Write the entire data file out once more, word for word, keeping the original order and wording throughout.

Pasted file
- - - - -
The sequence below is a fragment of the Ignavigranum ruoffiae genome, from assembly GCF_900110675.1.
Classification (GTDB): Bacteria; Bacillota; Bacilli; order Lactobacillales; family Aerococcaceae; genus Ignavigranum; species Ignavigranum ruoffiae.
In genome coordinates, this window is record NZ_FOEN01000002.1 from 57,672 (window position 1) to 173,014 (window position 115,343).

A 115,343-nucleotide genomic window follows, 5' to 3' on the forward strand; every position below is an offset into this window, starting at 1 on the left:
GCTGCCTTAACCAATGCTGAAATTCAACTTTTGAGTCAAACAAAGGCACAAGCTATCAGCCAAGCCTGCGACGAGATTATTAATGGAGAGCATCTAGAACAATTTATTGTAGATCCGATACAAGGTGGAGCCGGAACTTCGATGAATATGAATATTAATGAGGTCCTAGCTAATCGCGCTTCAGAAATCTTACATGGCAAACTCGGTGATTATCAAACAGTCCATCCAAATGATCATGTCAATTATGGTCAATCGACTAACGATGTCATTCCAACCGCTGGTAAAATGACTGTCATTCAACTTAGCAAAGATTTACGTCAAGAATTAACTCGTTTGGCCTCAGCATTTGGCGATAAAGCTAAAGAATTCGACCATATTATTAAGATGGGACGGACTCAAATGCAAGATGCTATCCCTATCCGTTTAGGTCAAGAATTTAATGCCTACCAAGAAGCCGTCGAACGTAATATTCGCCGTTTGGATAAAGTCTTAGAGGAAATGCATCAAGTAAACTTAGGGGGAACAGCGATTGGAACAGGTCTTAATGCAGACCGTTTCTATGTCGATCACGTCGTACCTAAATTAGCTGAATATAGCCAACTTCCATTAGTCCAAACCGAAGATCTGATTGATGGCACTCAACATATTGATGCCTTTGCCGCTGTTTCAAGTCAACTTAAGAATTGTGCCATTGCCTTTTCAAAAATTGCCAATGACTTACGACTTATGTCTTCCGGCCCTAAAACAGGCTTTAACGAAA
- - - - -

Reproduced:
The sequence below is a fragment of the Ignavigranum ruoffiae genome, from assembly GCF_900110675.1.
Classification (GTDB): Bacteria; Bacillota; Bacilli; order Lactobacillales; family Aerococcaceae; genus Ignavigranum; species Ignavigranum ruoffiae.
In genome coordinates, this window is record NZ_FOEN01000002.1 from 57,672 (window position 1) to 173,014 (window position 115,343).

A 115,343-nucleotide genomic window follows, 5' to 3' on the forward strand; every position below is an offset into this window, starting at 1 on the left:
GCTGCCTTAACCAATGCTGAAATTCAACTTTTGAGTCAAACAAAGGCACAAGCTATCAGCCAAGCCTGCGACGAGATTATTAATGGAGAGCATCTAGAACAATTTATTGTAGATCCGATACAAGGTGGAGCCGGAACTTCGATGAATATGAATATTAATGAGGTCCTAGCTAATCGCGCTTCAGAAATCTTACATGGCAAACTCGGTGATTATCAAACAGTCCATCCAAATGATCATGTCAATTATGGTCAATCGACTAACGATGTCATTCCAACCGCTGGTAAAATGACTGTCATTCAACTTAGCAAAGATTTACGTCAAGAATTAACTCGTTTGGCCTCAGCATTTGGCGATAAAGCTAAAGAATTCGACCATATTATTAAGATGGGACGGACTCAAATGCAAGATGCTATCCCTATCCGTTTAGGTCAAGAATTTAATGCCTACCAAGAAGCCGTCGAACGTAATATTCGCCGTTTGGATAAAGTCTTAGAGGAAATGCATCAAGTAAACTTAGGGGGAACAGCGATTGGAACAGGTCTTAATGCAGACCGTTTCTATGTCGATCACGTCGTACCTAAATTAGCTGAATATAGCCAACTTCCATTAGTCCAAACCGAAGATCTGATTGATGGCACTCAACATATTGATGCCTTTGCCGCTGTTTCAAGTCAACTTAAGAATTGTGCCATTGCCTTTTCAAAAATTGCCAATGACTTACGACTTATGTCTTCCGGCCCTAAAACAGGCTTTAACGAAA